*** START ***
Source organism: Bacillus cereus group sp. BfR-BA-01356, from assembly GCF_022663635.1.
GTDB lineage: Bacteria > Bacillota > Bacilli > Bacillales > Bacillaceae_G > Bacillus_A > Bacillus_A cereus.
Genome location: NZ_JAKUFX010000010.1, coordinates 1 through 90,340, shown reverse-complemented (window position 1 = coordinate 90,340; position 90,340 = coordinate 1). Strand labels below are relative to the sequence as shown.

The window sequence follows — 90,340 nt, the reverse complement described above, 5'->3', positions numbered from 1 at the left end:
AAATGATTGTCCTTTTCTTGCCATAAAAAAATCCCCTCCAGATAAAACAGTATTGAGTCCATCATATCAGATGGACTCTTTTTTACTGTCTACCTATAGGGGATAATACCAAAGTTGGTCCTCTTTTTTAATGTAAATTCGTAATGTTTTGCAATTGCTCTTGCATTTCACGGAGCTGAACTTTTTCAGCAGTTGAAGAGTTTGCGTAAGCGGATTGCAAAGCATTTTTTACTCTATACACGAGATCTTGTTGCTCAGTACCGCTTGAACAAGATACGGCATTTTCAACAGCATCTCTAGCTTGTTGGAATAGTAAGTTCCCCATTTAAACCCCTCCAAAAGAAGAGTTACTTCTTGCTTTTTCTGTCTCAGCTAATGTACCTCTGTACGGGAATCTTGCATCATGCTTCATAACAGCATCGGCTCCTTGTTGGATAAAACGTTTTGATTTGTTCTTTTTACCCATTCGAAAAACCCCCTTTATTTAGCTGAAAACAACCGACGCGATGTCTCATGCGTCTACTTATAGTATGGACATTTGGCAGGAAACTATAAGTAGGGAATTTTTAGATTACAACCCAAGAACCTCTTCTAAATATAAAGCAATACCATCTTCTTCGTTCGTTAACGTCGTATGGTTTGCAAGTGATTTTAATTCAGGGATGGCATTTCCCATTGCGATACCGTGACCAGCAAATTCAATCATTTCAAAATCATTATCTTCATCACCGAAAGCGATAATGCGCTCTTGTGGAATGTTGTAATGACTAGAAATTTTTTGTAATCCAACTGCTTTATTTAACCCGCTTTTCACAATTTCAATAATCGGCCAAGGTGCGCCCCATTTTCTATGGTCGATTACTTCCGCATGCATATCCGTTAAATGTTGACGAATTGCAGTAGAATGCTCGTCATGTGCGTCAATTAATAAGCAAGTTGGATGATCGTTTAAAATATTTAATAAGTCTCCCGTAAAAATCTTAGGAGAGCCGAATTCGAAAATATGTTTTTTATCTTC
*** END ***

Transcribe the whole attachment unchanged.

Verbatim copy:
Source organism: Bacillus cereus group sp. BfR-BA-01356, from assembly GCF_022663635.1.
GTDB lineage: Bacteria > Bacillota > Bacilli > Bacillales > Bacillaceae_G > Bacillus_A > Bacillus_A cereus.
Genome location: NZ_JAKUFX010000010.1, coordinates 1 through 90,340, shown reverse-complemented (window position 1 = coordinate 90,340; position 90,340 = coordinate 1). Strand labels below are relative to the sequence as shown.

The window sequence follows — 90,340 nt, the reverse complement described above, 5'->3', positions numbered from 1 at the left end:
AAATGATTGTCCTTTTCTTGCCATAAAAAAATCCCCTCCAGATAAAACAGTATTGAGTCCATCATATCAGATGGACTCTTTTTTACTGTCTACCTATAGGGGATAATACCAAAGTTGGTCCTCTTTTTTAATGTAAATTCGTAATGTTTTGCAATTGCTCTTGCATTTCACGGAGCTGAACTTTTTCAGCAGTTGAAGAGTTTGCGTAAGCGGATTGCAAAGCATTTTTTACTCTATACACGAGATCTTGTTGCTCAGTACCGCTTGAACAAGATACGGCATTTTCAACAGCATCTCTAGCTTGTTGGAATAGTAAGTTCCCCATTTAAACCCCTCCAAAAGAAGAGTTACTTCTTGCTTTTTCTGTCTCAGCTAATGTACCTCTGTACGGGAATCTTGCATCATGCTTCATAACAGCATCGGCTCCTTGTTGGATAAAACGTTTTGATTTGTTCTTTTTACCCATTCGAAAAACCCCCTTTATTTAGCTGAAAACAACCGACGCGATGTCTCATGCGTCTACTTATAGTATGGACATTTGGCAGGAAACTATAAGTAGGGAATTTTTAGATTACAACCCAAGAACCTCTTCTAAATATAAAGCAATACCATCTTCTTCGTTCGTTAACGTCGTATGGTTTGCAAGTGATTTTAATTCAGGGATGGCATTTCCCATTGCGATACCGTGACCAGCAAATTCAATCATTTCAAAATCATTATCTTCATCACCGAAAGCGATAATGCGCTCTTGTGGAATGTTGTAATGACTAGAAATTTTTTGTAATCCAACTGCTTTATTTAACCCGCTTTTCACAATTTCAATAATCGGCCAAGGTGCGCCCCATTTTCTATGGTCGATTACTTCCGCATGCATATCCGTTAAATGTTGACGAATTGCAGTAGAATGCTCGTCATGTGCGTCAATTAATAAGCAAGTTGGATGATCGTTTAAAATATTTAATAAGTCTCCCGTAAAAATCTTAGGAGAGCCGAATTCGAAAATATGTTTTTTATCTTC